Internship Programs

What To Know Before Hiring Interns

Hiring interns is a smart business move. But interns have limitations, and you'll need to have realistic expectations in order for your internship to be a success. Here's what you can (and cannot) expect from your interns.

Sooner or later, most small businesses will think about starting an internship program.

What To Know Before Hiring Interns

Interns have a lot of benefits for small companies, especially when they are plugged into a carefully organized internship program.

Unfortunately a lot of entrepreneurs are disappointed with their interns, largely because they fail to recognize the difference between interns and permanent hires. Although it's important to give your interns meaningful work experiences, it's also important to modify your expectations and recognize their limitations. If you're counting on your interns to perform at the same level as a seasoned veteran, you will set them up for failure.

Looking back, there are some things business owners wish they knew before they hired interns. Hindsight is 20/20 and you can benefit from the lessons other business owners learned the hard way.

  • Expect the occasional disaster. No matter how thoroughly you recruit and screen your interns, from time to time you'll bring on an intern who is a complete disaster. To be fair, internships give young people the opportunity to explore career options and test their skills in a real-world business environment. When an intern fails to achieve, don't get upset. Instead, use the experience to facilitate the individual's personal and career development.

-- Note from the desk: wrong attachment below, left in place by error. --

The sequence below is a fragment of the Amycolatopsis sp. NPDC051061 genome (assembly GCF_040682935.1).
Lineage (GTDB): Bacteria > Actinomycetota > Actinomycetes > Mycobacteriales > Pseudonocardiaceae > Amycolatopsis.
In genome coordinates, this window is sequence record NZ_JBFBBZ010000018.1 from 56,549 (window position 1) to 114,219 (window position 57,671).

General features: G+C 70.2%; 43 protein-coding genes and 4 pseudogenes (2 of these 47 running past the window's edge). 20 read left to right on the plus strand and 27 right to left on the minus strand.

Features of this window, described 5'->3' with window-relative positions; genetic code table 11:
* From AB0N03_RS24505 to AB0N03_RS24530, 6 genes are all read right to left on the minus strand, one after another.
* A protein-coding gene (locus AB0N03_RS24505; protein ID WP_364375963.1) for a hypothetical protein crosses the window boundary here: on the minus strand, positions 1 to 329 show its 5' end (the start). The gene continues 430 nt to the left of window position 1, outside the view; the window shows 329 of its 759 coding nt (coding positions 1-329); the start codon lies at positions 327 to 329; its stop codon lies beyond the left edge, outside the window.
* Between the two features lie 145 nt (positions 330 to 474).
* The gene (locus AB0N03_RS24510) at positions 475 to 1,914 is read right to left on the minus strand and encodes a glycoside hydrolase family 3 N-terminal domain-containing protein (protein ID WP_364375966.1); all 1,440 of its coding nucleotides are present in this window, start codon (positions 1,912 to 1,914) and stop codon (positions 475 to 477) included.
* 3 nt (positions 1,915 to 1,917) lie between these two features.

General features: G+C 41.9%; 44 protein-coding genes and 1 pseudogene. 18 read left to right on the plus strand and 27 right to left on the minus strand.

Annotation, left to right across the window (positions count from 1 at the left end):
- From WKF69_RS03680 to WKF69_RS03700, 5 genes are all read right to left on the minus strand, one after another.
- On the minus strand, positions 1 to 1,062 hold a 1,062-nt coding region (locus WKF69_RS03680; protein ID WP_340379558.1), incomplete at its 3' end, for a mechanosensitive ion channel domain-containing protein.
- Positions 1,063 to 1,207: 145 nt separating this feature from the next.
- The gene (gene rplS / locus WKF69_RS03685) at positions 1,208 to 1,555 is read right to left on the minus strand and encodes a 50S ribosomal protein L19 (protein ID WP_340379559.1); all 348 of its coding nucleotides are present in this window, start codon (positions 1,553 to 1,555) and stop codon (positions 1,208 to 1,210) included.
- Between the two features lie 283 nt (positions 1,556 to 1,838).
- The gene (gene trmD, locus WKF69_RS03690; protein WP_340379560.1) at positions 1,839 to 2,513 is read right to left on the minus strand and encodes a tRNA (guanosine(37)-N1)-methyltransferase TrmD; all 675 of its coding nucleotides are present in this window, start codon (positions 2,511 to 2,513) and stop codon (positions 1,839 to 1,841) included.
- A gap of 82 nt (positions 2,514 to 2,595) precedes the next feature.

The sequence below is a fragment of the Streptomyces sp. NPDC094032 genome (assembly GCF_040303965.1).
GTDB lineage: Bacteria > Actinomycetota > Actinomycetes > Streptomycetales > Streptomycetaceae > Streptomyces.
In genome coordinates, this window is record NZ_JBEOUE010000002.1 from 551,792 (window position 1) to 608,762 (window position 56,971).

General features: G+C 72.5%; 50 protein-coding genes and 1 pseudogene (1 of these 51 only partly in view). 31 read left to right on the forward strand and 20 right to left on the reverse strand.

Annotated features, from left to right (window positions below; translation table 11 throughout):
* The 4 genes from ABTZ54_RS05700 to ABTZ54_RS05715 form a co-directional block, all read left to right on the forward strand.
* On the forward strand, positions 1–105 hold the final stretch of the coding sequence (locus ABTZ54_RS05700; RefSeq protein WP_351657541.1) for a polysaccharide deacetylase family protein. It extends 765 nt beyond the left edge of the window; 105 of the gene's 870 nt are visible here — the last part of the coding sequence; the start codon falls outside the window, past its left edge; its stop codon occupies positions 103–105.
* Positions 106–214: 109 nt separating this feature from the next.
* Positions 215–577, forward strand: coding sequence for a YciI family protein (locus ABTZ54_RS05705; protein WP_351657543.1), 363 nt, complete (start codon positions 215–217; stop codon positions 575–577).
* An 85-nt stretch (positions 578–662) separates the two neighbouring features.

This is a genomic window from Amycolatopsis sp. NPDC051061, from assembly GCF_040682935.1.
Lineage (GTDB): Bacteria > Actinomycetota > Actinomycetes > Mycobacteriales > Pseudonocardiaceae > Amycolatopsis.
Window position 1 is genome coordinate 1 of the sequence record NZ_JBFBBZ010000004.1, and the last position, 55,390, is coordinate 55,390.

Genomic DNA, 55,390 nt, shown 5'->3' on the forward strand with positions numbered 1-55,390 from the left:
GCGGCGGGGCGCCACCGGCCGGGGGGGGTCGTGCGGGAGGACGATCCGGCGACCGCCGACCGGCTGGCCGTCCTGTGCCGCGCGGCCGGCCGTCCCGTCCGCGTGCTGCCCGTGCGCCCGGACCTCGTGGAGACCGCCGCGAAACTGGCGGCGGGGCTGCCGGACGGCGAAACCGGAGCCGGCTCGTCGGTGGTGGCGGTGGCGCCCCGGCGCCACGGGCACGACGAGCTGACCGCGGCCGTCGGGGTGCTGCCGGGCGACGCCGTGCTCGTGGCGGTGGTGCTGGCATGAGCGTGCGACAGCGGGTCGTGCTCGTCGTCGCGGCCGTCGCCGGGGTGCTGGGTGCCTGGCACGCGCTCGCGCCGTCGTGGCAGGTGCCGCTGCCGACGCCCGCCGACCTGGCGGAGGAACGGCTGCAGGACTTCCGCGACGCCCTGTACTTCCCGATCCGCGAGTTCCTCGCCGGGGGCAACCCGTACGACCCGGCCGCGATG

• Interns translate into more work for you. One of the biggest misconceptions regarding internship programs is that they offload work from owners and key staff. In fact, internships usually have the opposite effect. Young and inexperienced interns frequently require more handholding and micromanagement than permanent hires.
  • Interns don't know their way around the workplace. Every workplace has unique policies, procedures and personalities. When a new intern joins your business, it's usually their first experience in an office environment. More often than not, they will stumble through the workplace completely unaware of office etiquette and politics. It's not uncommon for interns to be involved in the kind of workplace drama you usually try to avoid at all costs.
  • Expect diverse outcomes. Anticipate huge swings in the quality of work you will receive from interns. Some highly capable interns will surprise you by producing better deliverables than your permanent employees. Others will produce work that is borderline, at best. Don't put yourself in the position of relying on an intern for a mission-critical project or a project that has a tight deadline.

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